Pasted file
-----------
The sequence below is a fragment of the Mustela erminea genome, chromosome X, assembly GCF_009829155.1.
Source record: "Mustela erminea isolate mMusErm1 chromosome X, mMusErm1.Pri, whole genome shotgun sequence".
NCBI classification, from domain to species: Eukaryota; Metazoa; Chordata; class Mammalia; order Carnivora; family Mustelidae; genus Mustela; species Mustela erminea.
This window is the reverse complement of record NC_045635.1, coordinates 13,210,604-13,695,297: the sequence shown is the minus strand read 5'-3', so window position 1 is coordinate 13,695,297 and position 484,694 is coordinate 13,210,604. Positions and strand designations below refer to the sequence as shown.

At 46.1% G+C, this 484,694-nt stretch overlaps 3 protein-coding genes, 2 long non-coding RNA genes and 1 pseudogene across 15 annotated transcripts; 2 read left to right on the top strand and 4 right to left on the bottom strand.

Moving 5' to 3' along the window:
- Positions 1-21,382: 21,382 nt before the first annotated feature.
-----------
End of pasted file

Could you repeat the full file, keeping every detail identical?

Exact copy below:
The sequence below is a fragment of the Mustela erminea genome, chromosome X, assembly GCF_009829155.1.
Source record: "Mustela erminea isolate mMusErm1 chromosome X, mMusErm1.Pri, whole genome shotgun sequence".
NCBI classification, from domain to species: Eukaryota; Metazoa; Chordata; class Mammalia; order Carnivora; family Mustelidae; genus Mustela; species Mustela erminea.
This window is the reverse complement of record NC_045635.1, coordinates 13,210,604-13,695,297: the sequence shown is the minus strand read 5'-3', so window position 1 is coordinate 13,695,297 and position 484,694 is coordinate 13,210,604. Positions and strand designations below refer to the sequence as shown.

At 46.1% G+C, this 484,694-nt stretch overlaps 3 protein-coding genes, 2 long non-coding RNA genes and 1 pseudogene across 15 annotated transcripts; 2 read left to right on the top strand and 4 right to left on the bottom strand.

Moving 5' to 3' along the window:
- Positions 1-21,382: 21,382 nt before the first annotated feature.